Breathalyzer tests are one of the most polarizing and prominent forms of evidence the state uses against drivers in Massachusetts OUI cases. But are breathalyzers admissible in court? As of May 2021, police officers in Massachusetts are still regularly using breathalyzer devices during traffic stops when an OUI is suspected. While it is highly likely that an arresting officer will ask you to take a breathalyzer test if they have suspicion of drunk driving, this does not guarantee that your breath results are admissible in court.
Refusing the Breathalyzer Test
First of all, you always have the freedom to decline the test. This is not in itself a crime. However, Massachusetts has an “implied consent” law, which states that anyone operating a motor vehicle on a public way in the state of Massachusetts is automatically consenting to take a test. Drivers who refuse to be tested can therefore be subjected to administrative penalties including an automatic suspension of their license to drive.
Refusing a test also commonly leads to an arrest on suspicion of OUI. Nonetheless, the lack of breath evidence against you can make it much harder for the court to establish guilt.
Failing the Test: Are Breathalyzers Admissible in Court?
The government uses failed breath tests as evidence of OUI in court. However, it’s possible that your test results could be suppressed and never even make it to the courtroom. Your attorney should look closely for any evidence that breathalyzer test results might be considered invalid. There are many legitimate reasons to exclude breathalyzer results from court—or to fight against them in the courtroom—including:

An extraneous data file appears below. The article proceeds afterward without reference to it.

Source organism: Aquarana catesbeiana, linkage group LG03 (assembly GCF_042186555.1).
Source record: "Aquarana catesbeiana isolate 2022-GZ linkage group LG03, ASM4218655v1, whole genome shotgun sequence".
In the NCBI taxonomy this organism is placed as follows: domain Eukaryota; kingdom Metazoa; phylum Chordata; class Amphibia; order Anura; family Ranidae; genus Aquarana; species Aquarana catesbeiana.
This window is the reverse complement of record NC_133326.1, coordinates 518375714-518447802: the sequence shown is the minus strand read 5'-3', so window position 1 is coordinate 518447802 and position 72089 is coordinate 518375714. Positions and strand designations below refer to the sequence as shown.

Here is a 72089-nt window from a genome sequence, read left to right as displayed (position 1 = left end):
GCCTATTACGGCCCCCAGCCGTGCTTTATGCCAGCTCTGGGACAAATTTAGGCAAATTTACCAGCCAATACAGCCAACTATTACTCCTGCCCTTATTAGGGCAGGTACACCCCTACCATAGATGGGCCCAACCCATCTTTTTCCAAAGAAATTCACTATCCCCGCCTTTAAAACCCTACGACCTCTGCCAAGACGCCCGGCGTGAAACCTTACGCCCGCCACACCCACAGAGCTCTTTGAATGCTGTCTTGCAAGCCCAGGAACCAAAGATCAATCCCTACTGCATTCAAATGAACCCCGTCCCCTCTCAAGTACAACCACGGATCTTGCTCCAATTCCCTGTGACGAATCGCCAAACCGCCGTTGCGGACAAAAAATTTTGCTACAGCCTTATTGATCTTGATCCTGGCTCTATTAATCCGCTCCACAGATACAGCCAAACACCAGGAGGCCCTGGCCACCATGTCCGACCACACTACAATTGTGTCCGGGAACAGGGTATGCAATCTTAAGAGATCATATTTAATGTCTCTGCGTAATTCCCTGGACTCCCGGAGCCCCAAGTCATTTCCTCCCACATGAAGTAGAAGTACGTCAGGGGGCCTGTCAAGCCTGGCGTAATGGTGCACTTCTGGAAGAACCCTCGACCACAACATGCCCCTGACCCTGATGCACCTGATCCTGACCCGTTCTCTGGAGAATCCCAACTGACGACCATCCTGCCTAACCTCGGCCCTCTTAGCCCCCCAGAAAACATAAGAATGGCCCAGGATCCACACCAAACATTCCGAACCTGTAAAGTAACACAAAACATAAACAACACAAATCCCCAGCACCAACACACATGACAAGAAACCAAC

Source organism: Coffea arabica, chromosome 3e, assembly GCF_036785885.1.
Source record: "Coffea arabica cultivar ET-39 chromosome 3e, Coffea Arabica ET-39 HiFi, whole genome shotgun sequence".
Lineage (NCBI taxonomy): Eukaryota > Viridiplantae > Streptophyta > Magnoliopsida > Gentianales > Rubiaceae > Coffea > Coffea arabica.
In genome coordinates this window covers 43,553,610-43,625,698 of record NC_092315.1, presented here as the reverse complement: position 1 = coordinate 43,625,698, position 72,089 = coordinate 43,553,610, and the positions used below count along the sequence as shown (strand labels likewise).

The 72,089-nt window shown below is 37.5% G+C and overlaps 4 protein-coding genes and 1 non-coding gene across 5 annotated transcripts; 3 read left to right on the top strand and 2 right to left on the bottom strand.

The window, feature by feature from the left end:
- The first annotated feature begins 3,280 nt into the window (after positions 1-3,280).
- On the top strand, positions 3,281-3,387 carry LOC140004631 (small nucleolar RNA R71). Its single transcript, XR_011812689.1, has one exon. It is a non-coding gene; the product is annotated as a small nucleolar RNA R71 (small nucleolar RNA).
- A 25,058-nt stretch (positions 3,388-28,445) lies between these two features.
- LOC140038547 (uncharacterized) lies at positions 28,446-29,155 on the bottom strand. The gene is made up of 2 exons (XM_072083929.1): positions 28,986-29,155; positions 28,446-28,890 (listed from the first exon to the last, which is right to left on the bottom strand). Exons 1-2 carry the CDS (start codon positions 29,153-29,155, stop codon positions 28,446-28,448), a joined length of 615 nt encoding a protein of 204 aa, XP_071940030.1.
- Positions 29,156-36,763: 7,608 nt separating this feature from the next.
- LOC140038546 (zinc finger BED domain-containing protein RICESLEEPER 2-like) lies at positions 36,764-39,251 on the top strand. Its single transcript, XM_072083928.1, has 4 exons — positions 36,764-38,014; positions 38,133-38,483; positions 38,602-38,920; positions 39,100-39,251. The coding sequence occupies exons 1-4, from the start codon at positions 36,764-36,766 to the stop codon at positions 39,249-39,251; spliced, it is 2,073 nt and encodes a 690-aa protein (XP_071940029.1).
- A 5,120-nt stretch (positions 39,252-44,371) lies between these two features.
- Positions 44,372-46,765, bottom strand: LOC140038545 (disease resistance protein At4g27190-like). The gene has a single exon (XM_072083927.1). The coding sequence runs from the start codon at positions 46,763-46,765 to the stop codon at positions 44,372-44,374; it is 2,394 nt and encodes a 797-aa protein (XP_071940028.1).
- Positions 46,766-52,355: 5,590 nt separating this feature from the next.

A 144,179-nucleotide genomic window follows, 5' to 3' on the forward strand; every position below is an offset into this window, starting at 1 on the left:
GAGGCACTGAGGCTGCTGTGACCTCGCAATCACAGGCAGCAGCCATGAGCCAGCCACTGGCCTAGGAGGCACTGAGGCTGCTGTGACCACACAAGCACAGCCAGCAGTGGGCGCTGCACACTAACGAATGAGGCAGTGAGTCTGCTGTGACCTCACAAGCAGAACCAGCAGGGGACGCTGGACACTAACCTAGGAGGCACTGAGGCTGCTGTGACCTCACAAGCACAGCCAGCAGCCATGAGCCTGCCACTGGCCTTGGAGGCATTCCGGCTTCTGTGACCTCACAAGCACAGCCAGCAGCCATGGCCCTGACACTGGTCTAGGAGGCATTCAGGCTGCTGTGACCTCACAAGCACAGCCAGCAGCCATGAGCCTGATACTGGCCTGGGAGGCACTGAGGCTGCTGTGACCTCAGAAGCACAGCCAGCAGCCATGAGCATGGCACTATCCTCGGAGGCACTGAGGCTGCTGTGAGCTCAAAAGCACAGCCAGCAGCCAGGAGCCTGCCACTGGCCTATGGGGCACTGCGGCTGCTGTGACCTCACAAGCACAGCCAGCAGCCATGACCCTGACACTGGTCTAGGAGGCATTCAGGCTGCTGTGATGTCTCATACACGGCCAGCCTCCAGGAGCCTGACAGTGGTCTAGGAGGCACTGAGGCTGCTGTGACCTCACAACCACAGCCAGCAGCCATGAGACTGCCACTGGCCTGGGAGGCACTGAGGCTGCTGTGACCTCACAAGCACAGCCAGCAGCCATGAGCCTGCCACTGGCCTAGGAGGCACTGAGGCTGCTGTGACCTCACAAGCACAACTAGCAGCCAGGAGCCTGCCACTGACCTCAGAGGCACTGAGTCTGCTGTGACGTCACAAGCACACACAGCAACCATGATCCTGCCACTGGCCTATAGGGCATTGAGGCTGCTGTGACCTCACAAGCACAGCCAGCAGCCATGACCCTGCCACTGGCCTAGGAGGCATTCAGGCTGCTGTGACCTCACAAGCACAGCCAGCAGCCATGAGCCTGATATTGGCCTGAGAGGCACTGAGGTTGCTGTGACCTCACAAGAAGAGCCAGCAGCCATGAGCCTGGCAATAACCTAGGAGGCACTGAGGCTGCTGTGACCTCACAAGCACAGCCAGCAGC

- Mouth alcohol at the time of the test
- Natural margin of error in the device
- Specific medical conditions
- Improperly filed paperwork on breathalyzer maintenance or certification
- Evidence of infrequent calibration
- Errors in operation or procedure for administering the test
Are Breathalyzers Admissible in Court? Many Results Are Not Anymore.
Any Massachusetts breathalyzer test delivered between June of 2011 and April of 2019 has been rendered invalid under a recent ruling in Massachusetts court. This was due to mishandling by the Office of Alcohol Testing (OAT) and evidence of unreliable test results over that timespan with the Draeger Alcotest 9510 breathalyzer device—the only one used by Massachusetts law enforcement.
This means that more than 27,000 cases over that period may ultimately be eligible to be erased from the records of Massachusetts residents. It’s critical that anyone who receives a notice about a possible breathalyzer error over this period pursues all legal means of fighting their case and getting justice served for the use of faulty breathalyzer tests.
Contact an attorney immediately if you were found guilty of OUI during that period, or if you’ve recently taken a breathalyzer test and been charged with OUI.